If ‘black-grass’ sounds faintly terrifying, then that may be because, according to recent research by the Zoological Society of London (ZSL), it really is, undoubtedly, when it comes to the UK’s food security. More worryingly, its spread may be all our fault – due to the use of the powerful herbicides we’ve been using to fight it.
The ZSL’s research is strongly suggesting that the current generation of Alopecurus myosuroides (as black grass is more scientifically known) has generated resistance to the weed killers traditionally used to keep it in check. Continued reliance on the weed killer approach, which farmers have trusted on so religiously in the past, could see yet more resistant strains cropping up until, eventually, these dominate the national picture.
Black grass has long been a problem for agriculture in Britain. It’s an annually growing weed that, although perfectly natural and a long-term presence in wheat farming, can have a severe enough effect to wipe out farmers’ winter wheat crop. Since wheat is the staple of UK agriculture, and already black-grass is estimated to be costing 800,000 tons (or $400 million) worth of wheat production, increasing herbicide resistance could be a severe threat for the UK’s domestic food security.
The scale of the problem has been highlighted by the ZSL’s research, conducted in conjunction with the Universities of Roehampton and Sheffield, which points out that the 800,000-ton figure is roughly 5% of the UK’s current wheat production. Any further loss to more herbicide-resistant black grass really could have frightening implications. Left unchecked, the herbicide-resistant black grass could spread to all wheat fields across the UK, robbing 3.4 million tons from the country’s annual wheat yield and costing farmers over £1 trillion in financial losses.
So far the one weed killer that black-grass has not developed an immunity to is glyphosate (although this comes with many other issues of its own, both for human and for crop health) but there is some evidence to suggest that the first hints of resistance are emerging to even this ubiquitous herbicide now.
To respond to the potential crisis, the researchers suggest that farmers restrict their herbicide use and diversify their black-grass battling methods to include a range of traditional and modern techniques, including direct sowing, delayed drilling, greater diversity in crop rotations, strict field hygiene and cultural control. Unfortunately, many of these methods can be labor and time-intensive. It is clear why busy farmers, who are increasingly prominent agri-business managers with vast field areas to monitor, may be tempted to stick to the old routine of liberally spraying weed killer to keep the problem at bay.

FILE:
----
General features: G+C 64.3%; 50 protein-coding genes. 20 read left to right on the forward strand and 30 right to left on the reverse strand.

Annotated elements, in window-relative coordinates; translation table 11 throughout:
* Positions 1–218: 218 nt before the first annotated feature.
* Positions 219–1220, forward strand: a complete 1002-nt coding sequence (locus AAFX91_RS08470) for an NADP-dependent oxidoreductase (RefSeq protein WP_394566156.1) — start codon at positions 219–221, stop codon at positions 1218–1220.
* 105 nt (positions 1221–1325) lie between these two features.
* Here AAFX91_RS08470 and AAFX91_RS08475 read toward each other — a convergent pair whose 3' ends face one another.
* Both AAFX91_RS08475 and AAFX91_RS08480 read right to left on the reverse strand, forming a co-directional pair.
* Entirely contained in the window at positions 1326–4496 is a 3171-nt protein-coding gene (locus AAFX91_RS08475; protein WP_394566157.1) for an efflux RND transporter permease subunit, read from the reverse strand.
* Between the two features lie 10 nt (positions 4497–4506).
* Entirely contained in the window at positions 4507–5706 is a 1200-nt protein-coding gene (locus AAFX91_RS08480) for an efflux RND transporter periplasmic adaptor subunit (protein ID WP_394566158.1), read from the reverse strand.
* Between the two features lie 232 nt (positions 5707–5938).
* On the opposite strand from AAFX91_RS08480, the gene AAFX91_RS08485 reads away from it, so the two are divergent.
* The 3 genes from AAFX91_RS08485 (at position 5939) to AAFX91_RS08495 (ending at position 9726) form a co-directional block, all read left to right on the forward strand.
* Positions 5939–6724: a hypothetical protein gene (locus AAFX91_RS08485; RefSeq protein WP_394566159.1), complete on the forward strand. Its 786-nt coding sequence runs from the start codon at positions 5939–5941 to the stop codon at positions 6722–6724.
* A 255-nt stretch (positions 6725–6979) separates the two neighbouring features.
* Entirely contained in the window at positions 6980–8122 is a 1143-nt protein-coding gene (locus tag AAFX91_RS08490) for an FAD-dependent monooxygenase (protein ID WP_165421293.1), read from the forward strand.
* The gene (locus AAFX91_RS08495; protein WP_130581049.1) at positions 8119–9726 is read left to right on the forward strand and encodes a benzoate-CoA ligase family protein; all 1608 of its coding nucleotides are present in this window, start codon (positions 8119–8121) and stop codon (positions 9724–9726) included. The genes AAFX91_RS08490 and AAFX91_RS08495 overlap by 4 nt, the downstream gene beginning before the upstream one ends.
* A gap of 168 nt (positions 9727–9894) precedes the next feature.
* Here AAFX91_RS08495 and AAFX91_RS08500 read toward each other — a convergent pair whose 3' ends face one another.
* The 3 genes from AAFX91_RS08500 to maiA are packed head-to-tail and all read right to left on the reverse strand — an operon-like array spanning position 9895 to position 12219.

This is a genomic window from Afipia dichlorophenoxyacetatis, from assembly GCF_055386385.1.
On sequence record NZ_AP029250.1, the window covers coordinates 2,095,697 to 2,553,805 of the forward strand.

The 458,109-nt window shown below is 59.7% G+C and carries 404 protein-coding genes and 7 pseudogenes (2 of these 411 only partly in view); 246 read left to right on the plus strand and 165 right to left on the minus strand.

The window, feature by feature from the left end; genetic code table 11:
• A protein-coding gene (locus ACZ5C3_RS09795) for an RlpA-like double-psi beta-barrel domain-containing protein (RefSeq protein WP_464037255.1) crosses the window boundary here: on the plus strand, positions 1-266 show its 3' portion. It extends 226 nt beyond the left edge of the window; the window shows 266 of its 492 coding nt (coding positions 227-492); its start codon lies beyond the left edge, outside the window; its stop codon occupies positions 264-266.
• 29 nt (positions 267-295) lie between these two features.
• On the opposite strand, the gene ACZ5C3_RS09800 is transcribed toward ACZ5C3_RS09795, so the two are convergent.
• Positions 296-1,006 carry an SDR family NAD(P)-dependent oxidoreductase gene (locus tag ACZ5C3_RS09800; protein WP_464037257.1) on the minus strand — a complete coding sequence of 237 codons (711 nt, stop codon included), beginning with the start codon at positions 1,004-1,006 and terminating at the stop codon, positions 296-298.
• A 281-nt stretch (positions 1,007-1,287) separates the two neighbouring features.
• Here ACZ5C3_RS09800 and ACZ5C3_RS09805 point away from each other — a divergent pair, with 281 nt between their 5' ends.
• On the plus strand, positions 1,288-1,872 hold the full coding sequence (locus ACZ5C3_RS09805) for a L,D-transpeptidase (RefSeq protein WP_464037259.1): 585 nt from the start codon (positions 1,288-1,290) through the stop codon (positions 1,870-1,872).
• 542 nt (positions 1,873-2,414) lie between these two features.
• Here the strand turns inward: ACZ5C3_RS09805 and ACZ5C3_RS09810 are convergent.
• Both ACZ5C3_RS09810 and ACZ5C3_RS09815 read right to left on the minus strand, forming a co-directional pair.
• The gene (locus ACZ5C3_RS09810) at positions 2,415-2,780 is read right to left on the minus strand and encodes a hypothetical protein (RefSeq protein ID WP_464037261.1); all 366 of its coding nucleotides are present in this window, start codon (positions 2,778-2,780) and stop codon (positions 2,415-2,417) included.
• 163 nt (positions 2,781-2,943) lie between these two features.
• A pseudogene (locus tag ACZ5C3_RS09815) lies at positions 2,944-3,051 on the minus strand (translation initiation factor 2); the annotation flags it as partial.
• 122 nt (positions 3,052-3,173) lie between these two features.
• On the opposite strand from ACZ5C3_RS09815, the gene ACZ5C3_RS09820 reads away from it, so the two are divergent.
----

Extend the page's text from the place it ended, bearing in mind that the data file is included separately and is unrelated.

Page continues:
But it can’t just be left up to farmers, lead researcher Alexa Varah stresses, instead recommending that government steps in, perhaps to fund further research or advice services for struggling land managers and even, if things become that desperate, to impose statutory limits of herbicide use to bind farmers’ hands.
These issues are clearly in the air and, with Brexit set to change the nation’s funding formula for farming (which has for many years relied on EU subsidies to influence farming methods and land management) the UK government has already launched a high profile national food strategy, the first in 75 years, which looks set to recommend reforms to every part of the food chain, in the report’s own words, “from field to fork.” As such, perhaps the ZSL’s suggestions may form part of the food strategy’s ultimate findings.
The ZSL’s research is only the first national-scale study into the effect of herbicide resistance in the UK’s crop-based weeds. Further studies may yet give more in-depth insight or, more worryingly, reveal a grander scale to the threat the UK faces when it comes to domestic food security. In a world beset by global warming, where much of the Earth’s arable land has already been lost, with ever more mouths to feed and useable agricultural land only diminishing across the planet, this is an issue that governments are going to need to start taking very seriously indeed.
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